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For my graduate studies my supervisor was assigned to me without me having spoken to him first. Now I am wondering if I should introduce myself via e-Mail and then ask for an appointment, or keep it short and ask for an appointment specifically to introduce myself. I don't want to waste his time or appear rude.

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  • Getting to know his students is not a waste of time of a supervisor. Don't overthink it!
    – Sanchises
    Sep 5 '16 at 10:46
  • Sort of depends what you mean by "introduce myself". It'd be weird to ask for an appointment without stating your name, but he doesn't need your life history. Sep 5 '16 at 13:52
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I would send mail suggesting you think it might be helpful to meet, just to get to know each other, and ask if your supervisor might suggest a time that's convenient.

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Personally, I'd recommend going to their office and introducing yourself in person. Ask if they've got a minute and, if not, arrange a later time to meet. They may, of course, be busy or absent when you go in which case I'd fall back to e-mail, and write something like:

Title: New MSc Student

Dear Dr. Chappy,

I am on MSc programme X, and I will be joining you to work on your project 'Project title' shortly. Could we arrange a time to meet up and discuss arrangements for this project, please?

In the meantime, I am keen to get started. Could you recommend any relevant papers for me to read before we meet?

Kind Regards,

User61635

Note that there are cultural differences in how you address professors so you may need to adopt a more formal tone in some countries.

Also, be aware that when you've arranged what you expected to be an informal chat your supervisor may have different ideas and launch into a detailed technical explanation of the project. I suggest you prepare for this. Finally, and this is a key point, if you don't understand anything he says stop them and ask for an explanation. Don't think you'll impress them by feigning knowledge you don't possess, you will do far better to ask questions early so you understand what the project is clearly.

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  • Contact them -- be efficient. The draft above leaves them plenty of room to respond as they wish. And if they don't reply promptly, wait a little and remind them. They ask for a new supervisor - politely of course but they have job to do and if they don't do it, YOU will be the person in difficulties.
    – jobucks
    Sep 5 '16 at 18:30
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First of all, you should try to figure out what the typical course of action in your department is. For example, in our department, MSc students are also assigned to supervisors (both students and supervisors can have some influence on that process, but the principle is the same as it seems to be in your case: It's not primarily something between the prospective supervisor and the student, but between thesis coordinator (who assigns) and the student on the one hand and thesis coordinator and supervisor on the other hand.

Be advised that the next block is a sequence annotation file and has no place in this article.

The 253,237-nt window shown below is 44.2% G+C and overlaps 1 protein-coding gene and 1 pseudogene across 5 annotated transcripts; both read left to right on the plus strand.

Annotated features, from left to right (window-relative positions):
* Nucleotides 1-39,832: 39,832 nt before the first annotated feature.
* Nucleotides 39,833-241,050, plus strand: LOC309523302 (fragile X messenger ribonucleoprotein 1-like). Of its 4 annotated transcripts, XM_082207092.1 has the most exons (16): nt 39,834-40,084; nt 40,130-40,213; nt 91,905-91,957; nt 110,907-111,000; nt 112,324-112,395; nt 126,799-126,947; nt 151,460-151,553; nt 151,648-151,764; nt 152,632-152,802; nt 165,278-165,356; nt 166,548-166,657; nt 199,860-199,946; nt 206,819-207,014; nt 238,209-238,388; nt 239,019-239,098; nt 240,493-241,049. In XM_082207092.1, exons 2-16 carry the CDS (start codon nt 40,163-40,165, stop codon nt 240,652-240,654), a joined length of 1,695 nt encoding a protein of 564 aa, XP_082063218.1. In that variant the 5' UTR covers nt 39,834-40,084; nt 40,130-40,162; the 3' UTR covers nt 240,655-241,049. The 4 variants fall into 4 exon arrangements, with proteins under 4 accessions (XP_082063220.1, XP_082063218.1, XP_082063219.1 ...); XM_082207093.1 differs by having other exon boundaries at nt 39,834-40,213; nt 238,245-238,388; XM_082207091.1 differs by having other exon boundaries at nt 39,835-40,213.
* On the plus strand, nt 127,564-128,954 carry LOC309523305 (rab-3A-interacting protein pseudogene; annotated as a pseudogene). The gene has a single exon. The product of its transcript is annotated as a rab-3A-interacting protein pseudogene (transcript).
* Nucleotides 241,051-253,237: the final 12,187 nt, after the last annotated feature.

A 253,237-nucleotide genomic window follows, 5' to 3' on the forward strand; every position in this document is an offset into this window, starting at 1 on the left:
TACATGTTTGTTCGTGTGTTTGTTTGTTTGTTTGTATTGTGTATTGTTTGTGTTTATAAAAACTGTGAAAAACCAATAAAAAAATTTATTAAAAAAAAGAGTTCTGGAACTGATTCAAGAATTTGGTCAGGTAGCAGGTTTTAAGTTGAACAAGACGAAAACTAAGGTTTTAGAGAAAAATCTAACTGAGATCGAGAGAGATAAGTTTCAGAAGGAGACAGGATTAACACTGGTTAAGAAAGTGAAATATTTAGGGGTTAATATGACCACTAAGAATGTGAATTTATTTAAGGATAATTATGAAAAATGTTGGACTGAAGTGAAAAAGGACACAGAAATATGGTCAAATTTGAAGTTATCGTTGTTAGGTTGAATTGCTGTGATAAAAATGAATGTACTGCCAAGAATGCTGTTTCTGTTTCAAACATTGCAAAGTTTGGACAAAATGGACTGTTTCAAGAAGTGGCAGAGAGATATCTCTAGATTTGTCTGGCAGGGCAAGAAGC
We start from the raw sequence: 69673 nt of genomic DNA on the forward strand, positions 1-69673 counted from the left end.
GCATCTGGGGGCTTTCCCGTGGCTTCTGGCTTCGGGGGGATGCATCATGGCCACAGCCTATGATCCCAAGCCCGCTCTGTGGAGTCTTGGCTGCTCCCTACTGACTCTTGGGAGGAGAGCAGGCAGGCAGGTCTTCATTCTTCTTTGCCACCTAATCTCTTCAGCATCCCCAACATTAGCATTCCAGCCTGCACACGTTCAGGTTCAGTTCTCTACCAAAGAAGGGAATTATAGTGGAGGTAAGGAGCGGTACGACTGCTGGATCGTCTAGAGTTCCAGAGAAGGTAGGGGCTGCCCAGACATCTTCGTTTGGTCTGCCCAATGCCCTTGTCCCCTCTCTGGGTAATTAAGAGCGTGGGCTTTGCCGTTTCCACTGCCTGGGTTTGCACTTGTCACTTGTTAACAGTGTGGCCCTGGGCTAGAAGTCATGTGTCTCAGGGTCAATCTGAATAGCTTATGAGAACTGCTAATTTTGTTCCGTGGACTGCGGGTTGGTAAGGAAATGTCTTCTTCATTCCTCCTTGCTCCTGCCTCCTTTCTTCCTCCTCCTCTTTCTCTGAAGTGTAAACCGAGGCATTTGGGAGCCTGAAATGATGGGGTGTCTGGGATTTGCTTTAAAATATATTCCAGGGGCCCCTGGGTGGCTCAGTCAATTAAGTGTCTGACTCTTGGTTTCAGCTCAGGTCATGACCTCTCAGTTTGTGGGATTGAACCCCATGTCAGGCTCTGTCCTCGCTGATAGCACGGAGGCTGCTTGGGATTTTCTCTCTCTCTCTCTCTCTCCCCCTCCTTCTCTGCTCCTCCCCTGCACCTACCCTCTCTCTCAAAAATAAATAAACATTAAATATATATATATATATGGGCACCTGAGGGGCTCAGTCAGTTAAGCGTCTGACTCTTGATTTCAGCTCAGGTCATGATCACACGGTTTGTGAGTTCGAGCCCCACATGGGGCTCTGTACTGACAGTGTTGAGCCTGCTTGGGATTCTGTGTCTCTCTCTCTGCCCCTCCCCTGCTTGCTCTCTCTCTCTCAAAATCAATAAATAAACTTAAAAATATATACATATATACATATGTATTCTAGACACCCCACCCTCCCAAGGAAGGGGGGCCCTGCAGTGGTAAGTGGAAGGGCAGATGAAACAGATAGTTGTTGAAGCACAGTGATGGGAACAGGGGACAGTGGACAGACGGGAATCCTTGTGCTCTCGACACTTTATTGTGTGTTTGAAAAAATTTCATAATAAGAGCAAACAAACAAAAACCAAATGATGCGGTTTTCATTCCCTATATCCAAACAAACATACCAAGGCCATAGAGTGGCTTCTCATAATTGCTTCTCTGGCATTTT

In our case, students get an email from the coordinator laying out the further procedure. In particular, this email states that it's the student's responsibility to set up a meeting with the assigned supervisor within a given timeframe.

The supervisor will know that you have been assigned to them, so just emailing them to say essentially the same does not help much. Every supervision trajectory will have to start with some meeting, so it is most likely that this will be the first ``real'' contact you have. Depending on your department, it is either you (most likely, IMHO) or the supervisor (less likely, IMHO) who takes the initiative to set up the meeting.

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You can write email to him, i would go like this

Respected Dr/Prof/xyz

As you may already know that i have been assigned to do my project work under your supervision. I feel honored and motivated and i am confident that under your supervision i will excel my skills and will be more productive.

I am really looking forward to meet you at any time convenient to you, so we can discuss further and i may start my graduate work.

Please suggest me the time and date for the meeting, and also advise me if there is any thing i should consider preparing for the meeting e.g. some proposal or articles etc.

thank you and i hope i will do well under your supervision.

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    Frankly, if I were the professor and I read "I have been assigned" (lower case I) and "thank you and i hope i will do" (no capitalization and lower case I), I would not be impressed at all.
    – Nobody
    Sep 5 '16 at 3:19
  • Its not to be copied and pasted, just an idea for have a look. And formal emails has to be drafted revised and approved before sending. Sep 5 '16 at 3:42
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    When you give an example of e-mail, please have it in proper English. Thanks.
    – Nobody
    Sep 5 '16 at 3:48
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    Whenever I see something starting with "respected" I automatically assume it's academic spam. This example is too long! Make it short and to the point! Writing like this lowers the chances of the mail being read to zero.
    – Gimelist
    Sep 5 '16 at 4:35
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    Cultural norms differ between countries, so this language may be appropriate depending on which country our Questioner is in. Sep 5 '16 at 9:41

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